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View Larger Image. Ask Seller a Question. Title: The Encyclopedia of the Heart and Heart Book Condition: Used: Good. Perfect for clinicians and patients, bringing together the most current information on all facets of the heart and heart-related topics. Organized in a concise, authorative encyclopaedic format, this volume offers a complete overview of the medical, social, and lifestyle implications of heart disease.

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If your book order is heavy or oversized, we may contact you to let you know extra shipping is required. List this Seller's Books. While the evidence is mixed [2] , [6] , it should be noted that most social support interventions evaluated in the literature thus far are based on support provided from strangers; in contrast, evidence provided in this meta-analysis is based almost entirely on naturally occurring social relationships.

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Moreover, our analyses suggest that received support is less predictive of mortality than social integration Table 4. Therefore, facilitating patient use of naturally occurring social relations and community-based interventions may be more successful than providing social support through hired personnel, except in cases in which patient social relations appear to be detrimental or absent. Multifaceted community-based interventions may have a number of advantages because such interventions are socially grounded and include a broad cross-section of the public.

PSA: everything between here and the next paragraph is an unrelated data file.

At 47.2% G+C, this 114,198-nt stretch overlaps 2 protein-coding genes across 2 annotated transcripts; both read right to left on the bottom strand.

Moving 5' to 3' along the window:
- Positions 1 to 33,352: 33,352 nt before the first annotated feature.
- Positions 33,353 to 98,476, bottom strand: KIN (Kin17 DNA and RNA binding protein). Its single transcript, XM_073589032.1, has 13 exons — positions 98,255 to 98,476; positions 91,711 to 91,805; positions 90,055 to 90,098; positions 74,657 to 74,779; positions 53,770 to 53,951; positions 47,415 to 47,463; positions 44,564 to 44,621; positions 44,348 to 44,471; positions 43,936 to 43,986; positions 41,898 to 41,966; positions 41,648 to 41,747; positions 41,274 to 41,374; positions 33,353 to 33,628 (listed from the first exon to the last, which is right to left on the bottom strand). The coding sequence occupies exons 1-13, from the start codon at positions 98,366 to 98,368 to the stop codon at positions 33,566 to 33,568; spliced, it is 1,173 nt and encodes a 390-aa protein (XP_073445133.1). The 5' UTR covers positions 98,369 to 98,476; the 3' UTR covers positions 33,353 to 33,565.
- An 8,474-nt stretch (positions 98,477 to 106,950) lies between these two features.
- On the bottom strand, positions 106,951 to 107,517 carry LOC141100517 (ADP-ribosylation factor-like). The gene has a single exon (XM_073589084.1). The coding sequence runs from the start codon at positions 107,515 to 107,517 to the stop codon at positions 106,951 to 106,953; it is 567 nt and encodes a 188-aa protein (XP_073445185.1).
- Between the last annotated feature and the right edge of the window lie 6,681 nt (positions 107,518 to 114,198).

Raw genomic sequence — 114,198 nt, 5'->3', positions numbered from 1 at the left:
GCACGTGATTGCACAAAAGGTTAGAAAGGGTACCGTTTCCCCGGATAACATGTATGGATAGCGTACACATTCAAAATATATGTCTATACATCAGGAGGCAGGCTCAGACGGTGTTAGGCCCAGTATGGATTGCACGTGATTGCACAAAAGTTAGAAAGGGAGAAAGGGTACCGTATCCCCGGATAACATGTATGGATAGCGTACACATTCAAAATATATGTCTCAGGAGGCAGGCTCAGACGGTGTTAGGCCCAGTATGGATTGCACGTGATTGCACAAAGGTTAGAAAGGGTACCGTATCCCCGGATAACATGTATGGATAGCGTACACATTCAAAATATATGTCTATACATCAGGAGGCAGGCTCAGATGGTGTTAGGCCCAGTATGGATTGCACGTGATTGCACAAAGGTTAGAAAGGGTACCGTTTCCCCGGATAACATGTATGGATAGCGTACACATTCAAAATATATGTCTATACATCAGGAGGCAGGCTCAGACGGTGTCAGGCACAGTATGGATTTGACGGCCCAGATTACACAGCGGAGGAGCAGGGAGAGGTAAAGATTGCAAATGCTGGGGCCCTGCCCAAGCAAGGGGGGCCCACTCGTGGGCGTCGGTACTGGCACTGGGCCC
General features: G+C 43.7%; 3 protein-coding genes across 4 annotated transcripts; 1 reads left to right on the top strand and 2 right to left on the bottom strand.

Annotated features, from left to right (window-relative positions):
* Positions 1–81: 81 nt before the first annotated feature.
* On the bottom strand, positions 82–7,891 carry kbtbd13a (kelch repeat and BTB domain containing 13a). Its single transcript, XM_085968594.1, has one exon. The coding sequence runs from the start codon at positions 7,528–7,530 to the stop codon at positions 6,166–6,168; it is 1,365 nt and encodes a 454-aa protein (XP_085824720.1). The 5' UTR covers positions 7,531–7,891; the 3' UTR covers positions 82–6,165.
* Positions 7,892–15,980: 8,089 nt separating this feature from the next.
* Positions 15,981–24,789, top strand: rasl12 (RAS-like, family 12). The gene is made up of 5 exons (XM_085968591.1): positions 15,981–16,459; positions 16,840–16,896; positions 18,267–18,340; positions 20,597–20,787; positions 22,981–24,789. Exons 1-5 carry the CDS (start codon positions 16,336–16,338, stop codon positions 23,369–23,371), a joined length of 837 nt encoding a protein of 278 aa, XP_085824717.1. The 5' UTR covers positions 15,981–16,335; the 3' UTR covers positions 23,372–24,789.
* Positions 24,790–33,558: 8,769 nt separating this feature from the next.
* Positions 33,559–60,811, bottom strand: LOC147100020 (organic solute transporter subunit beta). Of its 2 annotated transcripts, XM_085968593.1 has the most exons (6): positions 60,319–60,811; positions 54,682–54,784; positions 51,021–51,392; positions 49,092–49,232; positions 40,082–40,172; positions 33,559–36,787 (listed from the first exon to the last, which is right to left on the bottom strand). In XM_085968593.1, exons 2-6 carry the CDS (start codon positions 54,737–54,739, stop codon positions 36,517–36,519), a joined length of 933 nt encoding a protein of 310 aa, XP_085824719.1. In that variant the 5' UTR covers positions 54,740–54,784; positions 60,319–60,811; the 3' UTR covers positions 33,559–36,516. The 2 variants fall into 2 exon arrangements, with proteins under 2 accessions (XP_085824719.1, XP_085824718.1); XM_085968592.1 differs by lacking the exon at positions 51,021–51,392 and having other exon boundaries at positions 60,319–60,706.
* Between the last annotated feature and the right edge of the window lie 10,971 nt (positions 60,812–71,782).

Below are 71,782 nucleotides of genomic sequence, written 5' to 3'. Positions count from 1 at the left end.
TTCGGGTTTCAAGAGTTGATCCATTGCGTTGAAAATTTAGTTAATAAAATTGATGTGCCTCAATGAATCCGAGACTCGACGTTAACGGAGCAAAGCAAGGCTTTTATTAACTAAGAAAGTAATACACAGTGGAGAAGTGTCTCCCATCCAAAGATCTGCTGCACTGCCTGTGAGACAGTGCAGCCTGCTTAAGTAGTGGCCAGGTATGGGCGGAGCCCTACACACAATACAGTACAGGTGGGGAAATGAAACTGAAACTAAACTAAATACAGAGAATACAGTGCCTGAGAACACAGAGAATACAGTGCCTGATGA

Overall, given the significant increase in rate of survival not to mention quality of life factors , the results of this meta-analysis are sufficiently compelling to promote further research aimed at designing and evaluating interventions that explicitly account for social relationship factors across levels of health care prevention, evaluation, treatment compliance, rehabilitation, etc. Data across , individuals, followed for an average of 7.